BLTC Press Titles

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The Secret Doctrine, Volume II Anthropogenesis

H. P. Blavatsky

Vanity Fair

William Thackery

Further Adventures of an Irish R. M.

Edith Somerville and Martin Ross

Letters on the Aesthetical Education of Man

Friedrich Schiller

Hopes and fears; or, Scenes from the life of a spinster

by Charlotte Mary Yonge


little to describe in her. Was not she one made to learn : to lean ; to admire ; to support; to enhance every joy; to soften every sorrow of the object of her devotion?

Another picture from Honora Charlecote's life. It is about half after six, on a bright autumnal morning ; and, rising nearly due east, out of a dark pine-crowned hill, the sun casts his slanting beams over an undulating country, clothed in gray mist of tints differing with the distance, the farther hills confounded with the sky, the nearer dimly traced in purple, and the valleys between indicated by the whiter, woollier vapours that rise from their streams, a goodly land of fertile field and rich wood, cradled on the bosoms of those soft hills.

Nestled among the woods, clothing its hollows on almost every side, rises a low hill, with a species of table land on the top, scattered over with large thorns and scraggy oaks that cast their shadows over the pale buff bents of the short soft grass of the gravelly soil. Looking southward is a low, irregular, oldfashioned house, with two tall gable ends like eyebrows, and the lesser gable of a porch between them, all covered with large chequers of black timber, filled up with cream-coloured cement. A straight path leads from the porch between beds of scarlet geraniums, their luxuriant horse-shoe leaves weighed down with wet, and china asters, a drop in every quilling, to an oldfashioned sun-dial, and beside that dial stands Honora Charlecote, gazing joyously out on the bright morning, and trying for the hundredth time to make the shadow of that green old finger point to the same figure as the hand of her watch.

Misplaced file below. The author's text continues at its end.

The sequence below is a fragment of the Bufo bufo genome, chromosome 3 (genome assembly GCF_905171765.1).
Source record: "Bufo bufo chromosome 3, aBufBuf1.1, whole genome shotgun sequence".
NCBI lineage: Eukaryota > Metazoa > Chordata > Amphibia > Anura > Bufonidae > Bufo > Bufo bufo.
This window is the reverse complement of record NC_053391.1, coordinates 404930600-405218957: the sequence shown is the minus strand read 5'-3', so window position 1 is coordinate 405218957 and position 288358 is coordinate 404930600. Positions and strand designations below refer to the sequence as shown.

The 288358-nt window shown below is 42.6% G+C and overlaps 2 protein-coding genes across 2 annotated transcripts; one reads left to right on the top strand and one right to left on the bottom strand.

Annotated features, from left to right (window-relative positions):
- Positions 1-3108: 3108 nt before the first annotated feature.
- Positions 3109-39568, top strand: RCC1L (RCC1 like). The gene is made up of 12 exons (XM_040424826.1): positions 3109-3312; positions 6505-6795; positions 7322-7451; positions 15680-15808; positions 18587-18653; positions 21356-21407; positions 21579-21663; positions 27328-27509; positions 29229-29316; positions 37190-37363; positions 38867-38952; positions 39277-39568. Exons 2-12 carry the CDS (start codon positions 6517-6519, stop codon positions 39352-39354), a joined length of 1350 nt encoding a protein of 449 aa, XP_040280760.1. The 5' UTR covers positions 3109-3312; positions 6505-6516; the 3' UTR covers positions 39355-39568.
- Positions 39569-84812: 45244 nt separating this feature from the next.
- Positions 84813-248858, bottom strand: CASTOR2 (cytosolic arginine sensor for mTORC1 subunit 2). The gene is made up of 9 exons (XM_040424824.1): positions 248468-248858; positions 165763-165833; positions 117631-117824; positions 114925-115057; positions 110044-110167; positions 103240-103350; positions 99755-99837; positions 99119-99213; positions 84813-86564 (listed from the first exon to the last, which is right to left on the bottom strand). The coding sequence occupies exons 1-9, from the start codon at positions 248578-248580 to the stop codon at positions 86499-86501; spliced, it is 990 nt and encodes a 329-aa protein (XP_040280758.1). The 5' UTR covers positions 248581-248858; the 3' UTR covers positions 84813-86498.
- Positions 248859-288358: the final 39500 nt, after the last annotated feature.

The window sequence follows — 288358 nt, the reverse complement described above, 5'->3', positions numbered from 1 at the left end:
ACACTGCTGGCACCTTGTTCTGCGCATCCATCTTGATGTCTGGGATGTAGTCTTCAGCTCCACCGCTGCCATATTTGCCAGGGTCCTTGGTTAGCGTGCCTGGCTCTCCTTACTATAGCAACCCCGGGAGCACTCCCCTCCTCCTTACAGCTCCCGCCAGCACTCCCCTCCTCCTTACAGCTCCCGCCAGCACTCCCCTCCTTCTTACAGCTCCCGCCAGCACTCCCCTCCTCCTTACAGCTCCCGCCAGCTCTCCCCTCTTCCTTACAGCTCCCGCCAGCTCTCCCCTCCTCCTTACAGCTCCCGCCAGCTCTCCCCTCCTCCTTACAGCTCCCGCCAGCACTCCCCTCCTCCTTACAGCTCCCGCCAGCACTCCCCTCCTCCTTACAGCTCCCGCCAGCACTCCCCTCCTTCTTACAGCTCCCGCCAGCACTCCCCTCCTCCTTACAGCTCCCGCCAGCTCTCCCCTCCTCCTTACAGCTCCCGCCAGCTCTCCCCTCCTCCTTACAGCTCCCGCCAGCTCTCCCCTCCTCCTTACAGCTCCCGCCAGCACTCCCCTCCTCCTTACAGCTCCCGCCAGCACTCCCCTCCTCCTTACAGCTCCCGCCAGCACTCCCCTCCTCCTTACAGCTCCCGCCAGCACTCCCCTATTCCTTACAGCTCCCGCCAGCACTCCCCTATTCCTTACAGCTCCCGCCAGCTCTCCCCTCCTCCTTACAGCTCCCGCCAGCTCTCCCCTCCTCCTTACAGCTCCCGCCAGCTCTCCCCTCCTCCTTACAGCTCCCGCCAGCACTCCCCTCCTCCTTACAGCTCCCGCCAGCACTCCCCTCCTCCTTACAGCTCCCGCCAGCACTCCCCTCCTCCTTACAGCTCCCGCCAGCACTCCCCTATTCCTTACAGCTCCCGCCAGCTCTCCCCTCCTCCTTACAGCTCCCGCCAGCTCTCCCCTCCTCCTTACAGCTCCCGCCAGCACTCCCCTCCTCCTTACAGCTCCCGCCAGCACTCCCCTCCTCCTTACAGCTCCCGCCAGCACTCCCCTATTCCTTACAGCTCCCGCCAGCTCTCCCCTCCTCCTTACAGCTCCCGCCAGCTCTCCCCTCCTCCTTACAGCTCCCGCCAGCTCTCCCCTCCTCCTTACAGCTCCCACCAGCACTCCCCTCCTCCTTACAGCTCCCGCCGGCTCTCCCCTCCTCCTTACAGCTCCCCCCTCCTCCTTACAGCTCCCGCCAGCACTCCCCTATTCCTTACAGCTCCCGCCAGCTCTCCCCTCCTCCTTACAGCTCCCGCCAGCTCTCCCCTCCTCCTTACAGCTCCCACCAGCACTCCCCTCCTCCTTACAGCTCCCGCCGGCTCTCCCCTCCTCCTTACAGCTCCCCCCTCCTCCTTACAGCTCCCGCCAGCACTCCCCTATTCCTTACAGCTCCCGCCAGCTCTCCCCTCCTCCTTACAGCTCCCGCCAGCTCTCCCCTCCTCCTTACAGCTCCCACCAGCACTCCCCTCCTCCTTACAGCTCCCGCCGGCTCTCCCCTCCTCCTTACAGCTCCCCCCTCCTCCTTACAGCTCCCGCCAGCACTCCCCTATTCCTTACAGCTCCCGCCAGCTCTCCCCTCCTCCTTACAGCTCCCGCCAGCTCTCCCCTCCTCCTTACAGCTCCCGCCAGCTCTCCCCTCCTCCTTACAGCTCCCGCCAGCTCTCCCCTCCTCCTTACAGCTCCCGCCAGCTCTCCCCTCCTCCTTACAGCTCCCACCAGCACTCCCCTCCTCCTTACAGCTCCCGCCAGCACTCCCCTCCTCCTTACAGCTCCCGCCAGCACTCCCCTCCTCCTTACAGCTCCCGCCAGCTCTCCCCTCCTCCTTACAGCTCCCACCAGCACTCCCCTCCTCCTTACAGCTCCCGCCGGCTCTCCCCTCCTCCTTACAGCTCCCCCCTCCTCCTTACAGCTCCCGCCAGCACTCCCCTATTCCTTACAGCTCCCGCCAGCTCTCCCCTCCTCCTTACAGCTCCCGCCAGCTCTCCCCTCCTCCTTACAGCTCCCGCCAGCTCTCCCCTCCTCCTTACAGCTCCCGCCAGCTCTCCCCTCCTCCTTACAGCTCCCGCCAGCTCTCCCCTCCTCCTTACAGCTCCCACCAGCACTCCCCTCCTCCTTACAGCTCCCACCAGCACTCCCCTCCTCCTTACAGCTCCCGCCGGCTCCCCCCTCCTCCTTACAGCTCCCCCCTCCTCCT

'Oh! down, down, there's a good dog, Fly; you'll knock me down! Vixen, poor little doggie, pray! Look at your paws,' as a blue greyhound and rough black terrier came springing joyously upon her, brushing away the silver dew from the shaven lawn.

'Down, down, lie down, dogs!' and with an obstreperous bound, Fly flew to the new-comer, a young man in the robust strength of eight-and-twenty, of stalwart frame, very broad in the chest and shoulders, careless, homely, though perfectly gentlemanlike bearing, and hale, hearty, sunburnt face. It was such a look and such an arm as would win the most timid to his side in certainty of tenderness and protection, and the fond voice gave the same sense of power and of kindness, as he called out, 'Holloa, Honor, there you are! Not given up the old fashion?'

'Not till you give me up, Humfrey,' she said, as she eagerly laid her neatly gloved fingers in the grasp of the great, broad, horny palm, 'or at least till you take your gun.'

'So you are not grown wiser 1'

'Nor ever will be.'

'Every woman ought to learn to saddle a horse and fire off a gun.'

'Yes, against the civil war squires are always expecting. You shall teach me when the time comes.'

'You'll never see that time, nor any other, if you go out in those thin boots. I'll fetch Sarah's clogs; I suppose you have not a reasonable pair in the world.'

'My boots are quite thick, thank you.'

'Brown paper!' And indeed they were a contrast to his mighty nailed soles, and long, untanned buskins, nor did they greatly resemble the heavy, country-made galoshes which, with an elder brother's authority, he forced her to put on, observing that nothing so completely evinced the Londoner as her obstinacy in never having a pair of shoes that could keep any thing out.

'And where are you going 1'

'To Hayward's farm. Is that too far for you 1 He wants an abatement of his rent for some improvements, and I want to judge what they may be worth.'

'Hayward's—oh, not a bit too far !' and holding up her skirts, she picked her way as daintily as her weighty c/iaussure would permit, along the narrow green footway that crossed the expanse of dewy turf in which the dogs careered, getting their noses covered with flakes of thick gossamer, cemented together by dew. Fly scraped it off with a delicate forepaw, Vixen rolled over, and doubly entangled it in her rugged coat. Humfrey Charlecote strode on before his companion with his hands in his pockets, and beginning to whistle, but pausing to observe, over his shoulder, 'A sweet day for getting up the roots! You're not getting wet, I hope?'

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